Farmers throughout Ohio are struggling to plant their crops due to the excessively wet spring. Ty Higgins from the Ohio Farm Bureau Federation posted notice on their Facebook page about an important meeting being held at Ohio Northern University to help Ohio farmers.
Ty previews tonight's Cover Crops for Prevent Plant Acres meeting with Ohio State University Extension in Ada and how you can get this valuable info even if you can't make it there. #FBIAF
Posted by Ohio Farm Bureau Federation on Thursday, June 27, 2019
“The unprecedented lack of corn and soybean planting this spring has many farmers wondering just how they can utilize their ‘prevent plant’ acres,” he shared in a video, and gave information about the meeting in Ada.
“Prevent Plant,” also known as “prevented planting,” is “a failure to plant the insured crop with the proper equipment by the final planted date designated in the insurance policy’s Special Provisions or during the late planting period, if applicable. Prevented planting must be due to an insurable cause of loss (such as flooding) general to the area that also prevents others in the area from planting,” states ProAg.
“We have never been this far back in planting since we started keeping track in the 1970s,” said Higgins. “Ohio is the furthest behind in the entire country. It’s not a stretch to call this unprecedented or historic. We’ll have more prevent plant acres in Ohio than we’ve ever had, more than a million acres.”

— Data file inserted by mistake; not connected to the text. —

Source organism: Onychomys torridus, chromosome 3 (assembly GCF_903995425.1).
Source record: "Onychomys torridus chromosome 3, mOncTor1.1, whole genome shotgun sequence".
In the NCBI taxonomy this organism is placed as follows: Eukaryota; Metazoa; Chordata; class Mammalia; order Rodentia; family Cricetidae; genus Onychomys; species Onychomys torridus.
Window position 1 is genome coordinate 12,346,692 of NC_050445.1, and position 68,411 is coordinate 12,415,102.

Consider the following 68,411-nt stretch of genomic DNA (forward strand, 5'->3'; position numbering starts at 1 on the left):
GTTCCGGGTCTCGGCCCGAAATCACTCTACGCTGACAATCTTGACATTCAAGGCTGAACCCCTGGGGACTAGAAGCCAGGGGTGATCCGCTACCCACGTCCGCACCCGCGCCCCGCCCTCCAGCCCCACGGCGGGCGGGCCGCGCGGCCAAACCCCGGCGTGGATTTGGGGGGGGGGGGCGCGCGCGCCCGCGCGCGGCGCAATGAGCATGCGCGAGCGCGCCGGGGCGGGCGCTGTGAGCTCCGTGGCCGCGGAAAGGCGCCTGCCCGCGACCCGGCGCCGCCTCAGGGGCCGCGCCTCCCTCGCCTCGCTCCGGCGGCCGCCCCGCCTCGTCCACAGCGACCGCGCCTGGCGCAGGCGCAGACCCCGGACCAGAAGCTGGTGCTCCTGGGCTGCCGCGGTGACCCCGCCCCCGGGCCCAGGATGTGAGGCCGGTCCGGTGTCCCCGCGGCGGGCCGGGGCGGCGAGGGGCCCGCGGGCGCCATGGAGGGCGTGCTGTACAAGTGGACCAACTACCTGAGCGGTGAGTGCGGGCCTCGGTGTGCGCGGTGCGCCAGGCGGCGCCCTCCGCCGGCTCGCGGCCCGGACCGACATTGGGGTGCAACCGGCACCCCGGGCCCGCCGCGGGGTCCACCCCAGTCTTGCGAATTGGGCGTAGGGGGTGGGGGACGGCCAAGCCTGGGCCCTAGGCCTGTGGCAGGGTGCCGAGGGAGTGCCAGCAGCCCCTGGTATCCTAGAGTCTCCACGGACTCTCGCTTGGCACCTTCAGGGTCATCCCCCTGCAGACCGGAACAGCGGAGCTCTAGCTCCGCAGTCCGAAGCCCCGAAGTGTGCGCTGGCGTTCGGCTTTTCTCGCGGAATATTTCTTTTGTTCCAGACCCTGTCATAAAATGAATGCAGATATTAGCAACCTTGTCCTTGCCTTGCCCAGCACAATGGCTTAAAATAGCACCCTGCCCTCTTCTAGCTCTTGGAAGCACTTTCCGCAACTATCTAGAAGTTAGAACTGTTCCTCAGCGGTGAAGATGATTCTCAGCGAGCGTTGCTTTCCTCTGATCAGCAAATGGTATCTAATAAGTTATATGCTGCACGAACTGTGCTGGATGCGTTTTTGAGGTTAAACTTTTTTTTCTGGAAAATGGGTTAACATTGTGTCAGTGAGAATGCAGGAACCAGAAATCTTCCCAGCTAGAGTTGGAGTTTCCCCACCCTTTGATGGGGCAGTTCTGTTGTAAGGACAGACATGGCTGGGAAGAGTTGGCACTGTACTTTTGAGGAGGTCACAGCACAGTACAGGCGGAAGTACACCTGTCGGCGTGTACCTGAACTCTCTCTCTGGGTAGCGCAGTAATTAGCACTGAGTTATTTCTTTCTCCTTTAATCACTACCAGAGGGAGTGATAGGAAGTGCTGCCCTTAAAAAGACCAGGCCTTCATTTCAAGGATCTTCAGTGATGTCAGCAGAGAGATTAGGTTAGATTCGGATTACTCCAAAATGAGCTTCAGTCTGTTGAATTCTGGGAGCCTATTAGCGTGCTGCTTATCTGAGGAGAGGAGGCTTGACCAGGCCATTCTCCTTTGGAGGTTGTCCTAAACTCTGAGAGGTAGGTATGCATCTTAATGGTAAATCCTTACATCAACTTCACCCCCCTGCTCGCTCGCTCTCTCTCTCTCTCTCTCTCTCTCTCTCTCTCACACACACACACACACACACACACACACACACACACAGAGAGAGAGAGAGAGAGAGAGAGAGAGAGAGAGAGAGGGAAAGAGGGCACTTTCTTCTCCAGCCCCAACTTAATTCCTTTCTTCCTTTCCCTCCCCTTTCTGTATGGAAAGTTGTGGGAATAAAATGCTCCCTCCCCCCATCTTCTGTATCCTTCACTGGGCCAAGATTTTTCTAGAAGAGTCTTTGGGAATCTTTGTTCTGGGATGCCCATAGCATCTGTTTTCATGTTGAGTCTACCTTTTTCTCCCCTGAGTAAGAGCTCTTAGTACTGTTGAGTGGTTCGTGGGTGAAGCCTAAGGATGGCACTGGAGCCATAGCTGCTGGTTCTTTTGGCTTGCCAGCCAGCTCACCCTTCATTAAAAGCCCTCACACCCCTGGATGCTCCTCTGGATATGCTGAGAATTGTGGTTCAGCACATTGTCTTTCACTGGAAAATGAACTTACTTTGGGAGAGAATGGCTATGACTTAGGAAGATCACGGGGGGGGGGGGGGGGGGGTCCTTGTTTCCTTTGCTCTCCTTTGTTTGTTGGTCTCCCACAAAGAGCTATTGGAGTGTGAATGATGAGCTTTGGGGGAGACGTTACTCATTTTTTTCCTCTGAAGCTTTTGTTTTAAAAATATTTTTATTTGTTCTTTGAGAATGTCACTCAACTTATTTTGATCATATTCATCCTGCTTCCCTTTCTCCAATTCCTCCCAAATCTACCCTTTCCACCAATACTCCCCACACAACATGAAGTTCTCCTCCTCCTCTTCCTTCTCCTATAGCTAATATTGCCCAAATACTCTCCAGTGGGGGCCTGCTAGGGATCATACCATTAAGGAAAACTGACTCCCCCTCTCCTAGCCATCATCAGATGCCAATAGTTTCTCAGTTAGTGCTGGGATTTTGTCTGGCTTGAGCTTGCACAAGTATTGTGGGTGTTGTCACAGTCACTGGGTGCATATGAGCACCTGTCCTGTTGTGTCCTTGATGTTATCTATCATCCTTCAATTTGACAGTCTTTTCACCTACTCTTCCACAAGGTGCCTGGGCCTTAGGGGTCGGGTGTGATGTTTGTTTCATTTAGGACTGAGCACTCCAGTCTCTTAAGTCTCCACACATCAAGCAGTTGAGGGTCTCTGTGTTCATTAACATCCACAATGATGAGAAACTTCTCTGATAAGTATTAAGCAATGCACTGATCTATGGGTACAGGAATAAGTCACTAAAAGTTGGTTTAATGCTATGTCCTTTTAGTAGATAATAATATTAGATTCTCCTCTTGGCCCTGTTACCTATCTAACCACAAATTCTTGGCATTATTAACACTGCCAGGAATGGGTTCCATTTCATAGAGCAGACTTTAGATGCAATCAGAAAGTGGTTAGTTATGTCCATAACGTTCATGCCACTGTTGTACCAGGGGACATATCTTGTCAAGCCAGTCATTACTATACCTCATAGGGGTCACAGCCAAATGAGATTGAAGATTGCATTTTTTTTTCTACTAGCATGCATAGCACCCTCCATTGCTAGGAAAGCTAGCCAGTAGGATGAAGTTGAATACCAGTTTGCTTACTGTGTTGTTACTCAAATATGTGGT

The window for planting corn has already closed. Soybean growers have through the first week of July to get their crops in the ground.
Insurance only covers a portion of the loss. Corn coverage is 55 percent of average production history (aph) and soybean coverage is 60 percent.
“Hopefully this will help them survive, to pay the bank and hopefully afford seed for next year,” shared Higgins with The Ohio Star. “There will be farmers who cannot farm in 2020 because of what’s happening now.”
To keep their farms, many Ohio farmers will get second and third jobs over the next year just to pay the mortgage.
One glimmer of hope for additional support could come from Congress. A disaster relief measure passed in early June includes $3 billion for agricultural losses.
Ohio farmers could get some relief if there is money left after paying for the extensive damage caused by the Mississippi River flooding earlier this year. It was the longest-lasting flood in that area of the nation since 1927 – the worst in modern history. Ohioans know how those farm families feel.
Three county farm service agencies, those in Fulton, Henry and Lucas Counties, have requested disaster declarations. Gov. Mike DeWine made the request to the Secretary of the U.S. Department of Agriculture on Friday, June 14.
Ohio’s Department of Agriculture Director, Dorothy Pelanda, followed up with another request to Secretary Perdue Friday.
“Farmers are telling us this is the worst year they have ever experienced. We need to help our Ohio farmers get through this devastating time and try to lessen the far-reaching impact this will have on agricultural businesses and the state’s economy,” she said.
Higgins spoke with The Ohio Star about how devastating this year has been for farmers.
“This industry has the 2nd highest suicide rate in the country,” said Higgins. “Farmers need to know they are so much more valuable than their next crop. Their family, their community needs them. If you know a farmer, be a positive message for them.”
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